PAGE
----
November 13, 2019
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Since the country’s independence in 1947 Pakistan has come into conflict with its neighbor India on a number of occasions The nation has one of the strongest military forces in the world and plays a key role in South Asian affairs So how strong is Pakistan’s military? Pakistan’s military is primarily defensive force designed to deter any other military power from engaging in a costly war It is the sixth largest in the world in terms of active personnel and the largest among Muslim countries Pakistan has 919,000 total military personnel out of which 637,000 are on active duty Around 70% of Pakistan’s military forces are deployed near the eastern border with India Pakistan currently spends $7bn of its annual budget on defense a small amount compared to India’s $52.5bn The country has 2,182 combat tanks and 2,604 armored fighting vehicles Their navy is composed of 10 frigates, 5 submarines, and 12 coastal defense craft The country’s wider reach at sea is limited by a lack of aircraft carriers or destroyers Pakistan’s armed forces possess 1,281 aircraft Of these they have 320 interceptors and 410 attack aircraft Pakistan is one of only a handful of nations to possess nuclear weapons with the country having between 100 and 130 warheads If needed to be used Islamabad would use its Shaheen 1A and Shaheen 3A rockets and stocks of cruise missiles to deliver weapons The country has had close military relations with China ever since the 1963 Sino-Pakistan agreement with China the main supplier of weapons to Pakistan The two nations have worked together to develop a number of military equipment including the JF-17 multi-role combat aircraft Pakistan also has close ties with the U.S being given major non-NATO ally status by then President George W. Bush in 2004 This is in no small parts thanks to Pakistan’s role in the War on Terror since 2001 The country has worked to rid itself of Islamic extremists though has also received allegations of harboring and aiding terrorists Since 200 the U.S. has provided Pakistan with more than $11bn in military aid to combat terrorism But the 2011 killing of Osama Bin Laden at his compound in Abbottabad by U.S. Navy Seals strained the relationship between the two nations It has continued to sour since with Congress halting the sale of eight F-16 fighter jets to Pakistan in 2016 over concerns about Islamabad’s support for anti-Afghan militants Pakistan’s multiple attempts to retake Kashmir from India have ended in failure A ceasefire was agreed between the two nations in 2003 over the contested Himalayan region but recent cross-border raids by both sides have raised fears this could break down The continuing simmering tension between the two adversaries threatens to explode into a fifth war between the two nations since 1947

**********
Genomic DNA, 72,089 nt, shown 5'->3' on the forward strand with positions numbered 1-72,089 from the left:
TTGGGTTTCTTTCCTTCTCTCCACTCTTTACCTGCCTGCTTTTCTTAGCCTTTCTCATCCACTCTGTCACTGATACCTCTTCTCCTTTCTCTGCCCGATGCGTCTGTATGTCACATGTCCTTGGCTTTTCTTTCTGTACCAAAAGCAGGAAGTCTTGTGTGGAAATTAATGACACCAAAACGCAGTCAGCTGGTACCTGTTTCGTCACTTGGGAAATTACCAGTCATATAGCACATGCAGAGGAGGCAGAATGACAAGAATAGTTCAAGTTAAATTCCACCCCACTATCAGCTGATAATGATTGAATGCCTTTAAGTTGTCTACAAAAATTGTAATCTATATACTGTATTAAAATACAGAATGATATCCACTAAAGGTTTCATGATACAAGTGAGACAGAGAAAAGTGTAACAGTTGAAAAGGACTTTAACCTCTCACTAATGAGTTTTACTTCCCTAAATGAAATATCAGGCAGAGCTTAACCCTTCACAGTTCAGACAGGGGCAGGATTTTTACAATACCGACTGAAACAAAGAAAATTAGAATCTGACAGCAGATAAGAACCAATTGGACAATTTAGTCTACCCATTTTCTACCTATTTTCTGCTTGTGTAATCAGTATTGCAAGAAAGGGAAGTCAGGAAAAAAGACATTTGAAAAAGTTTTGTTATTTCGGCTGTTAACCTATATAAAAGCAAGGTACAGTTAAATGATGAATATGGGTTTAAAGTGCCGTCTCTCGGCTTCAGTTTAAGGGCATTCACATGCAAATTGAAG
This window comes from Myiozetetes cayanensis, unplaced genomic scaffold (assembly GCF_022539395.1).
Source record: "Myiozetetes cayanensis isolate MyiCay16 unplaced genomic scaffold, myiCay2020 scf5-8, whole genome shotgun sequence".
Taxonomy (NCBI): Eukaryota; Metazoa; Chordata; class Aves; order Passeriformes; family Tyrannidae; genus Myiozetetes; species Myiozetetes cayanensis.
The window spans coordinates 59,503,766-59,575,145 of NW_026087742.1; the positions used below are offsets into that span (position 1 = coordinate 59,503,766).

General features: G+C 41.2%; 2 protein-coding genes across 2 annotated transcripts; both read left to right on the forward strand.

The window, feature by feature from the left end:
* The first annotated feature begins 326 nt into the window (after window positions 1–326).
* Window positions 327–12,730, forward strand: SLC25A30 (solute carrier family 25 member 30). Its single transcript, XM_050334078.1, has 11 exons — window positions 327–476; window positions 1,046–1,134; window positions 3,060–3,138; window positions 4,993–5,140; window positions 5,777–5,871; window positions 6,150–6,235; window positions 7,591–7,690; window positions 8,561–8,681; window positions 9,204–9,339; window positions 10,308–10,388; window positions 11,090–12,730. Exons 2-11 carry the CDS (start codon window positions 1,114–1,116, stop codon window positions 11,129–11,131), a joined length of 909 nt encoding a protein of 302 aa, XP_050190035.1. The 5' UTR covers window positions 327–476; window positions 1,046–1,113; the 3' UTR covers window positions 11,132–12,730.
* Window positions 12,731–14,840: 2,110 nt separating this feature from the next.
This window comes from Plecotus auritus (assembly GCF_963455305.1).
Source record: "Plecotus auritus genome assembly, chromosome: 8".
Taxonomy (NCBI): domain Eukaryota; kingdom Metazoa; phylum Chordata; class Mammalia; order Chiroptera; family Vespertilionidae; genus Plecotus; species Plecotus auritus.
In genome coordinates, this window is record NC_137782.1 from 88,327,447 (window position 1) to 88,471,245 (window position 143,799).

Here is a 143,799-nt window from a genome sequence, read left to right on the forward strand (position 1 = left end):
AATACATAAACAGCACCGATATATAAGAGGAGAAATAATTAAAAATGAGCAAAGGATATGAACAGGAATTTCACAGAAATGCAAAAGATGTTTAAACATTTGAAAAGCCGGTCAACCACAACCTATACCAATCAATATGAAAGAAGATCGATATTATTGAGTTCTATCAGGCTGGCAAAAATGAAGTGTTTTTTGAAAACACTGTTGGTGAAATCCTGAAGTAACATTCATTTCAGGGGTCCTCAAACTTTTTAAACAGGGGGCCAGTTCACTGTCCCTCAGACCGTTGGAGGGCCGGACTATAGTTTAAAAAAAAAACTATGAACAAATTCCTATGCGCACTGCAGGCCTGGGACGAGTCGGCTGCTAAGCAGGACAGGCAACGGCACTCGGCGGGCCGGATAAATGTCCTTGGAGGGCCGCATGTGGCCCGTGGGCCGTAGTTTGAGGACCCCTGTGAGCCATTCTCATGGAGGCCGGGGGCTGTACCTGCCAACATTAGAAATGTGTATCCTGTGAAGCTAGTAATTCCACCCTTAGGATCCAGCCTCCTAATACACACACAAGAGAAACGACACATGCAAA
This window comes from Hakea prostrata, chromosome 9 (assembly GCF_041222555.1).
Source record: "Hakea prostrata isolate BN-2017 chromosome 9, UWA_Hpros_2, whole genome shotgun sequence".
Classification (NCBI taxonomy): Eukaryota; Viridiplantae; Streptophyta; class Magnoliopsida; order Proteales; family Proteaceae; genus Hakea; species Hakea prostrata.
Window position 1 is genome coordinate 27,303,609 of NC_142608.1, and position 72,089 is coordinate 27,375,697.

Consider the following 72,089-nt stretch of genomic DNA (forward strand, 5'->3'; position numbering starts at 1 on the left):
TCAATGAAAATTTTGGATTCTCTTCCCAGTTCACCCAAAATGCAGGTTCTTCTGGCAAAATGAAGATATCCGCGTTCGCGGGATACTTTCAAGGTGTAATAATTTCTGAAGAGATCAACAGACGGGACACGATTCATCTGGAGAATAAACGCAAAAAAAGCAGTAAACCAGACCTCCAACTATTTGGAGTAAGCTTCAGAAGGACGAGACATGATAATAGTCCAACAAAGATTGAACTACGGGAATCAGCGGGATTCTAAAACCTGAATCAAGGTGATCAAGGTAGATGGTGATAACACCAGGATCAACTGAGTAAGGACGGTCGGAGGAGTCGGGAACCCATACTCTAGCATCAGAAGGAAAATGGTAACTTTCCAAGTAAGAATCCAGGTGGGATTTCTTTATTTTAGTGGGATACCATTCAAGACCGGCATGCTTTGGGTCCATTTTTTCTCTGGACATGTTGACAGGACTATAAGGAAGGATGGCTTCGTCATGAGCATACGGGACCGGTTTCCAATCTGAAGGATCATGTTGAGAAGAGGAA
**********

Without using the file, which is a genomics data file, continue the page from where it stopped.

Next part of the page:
Tony wyaad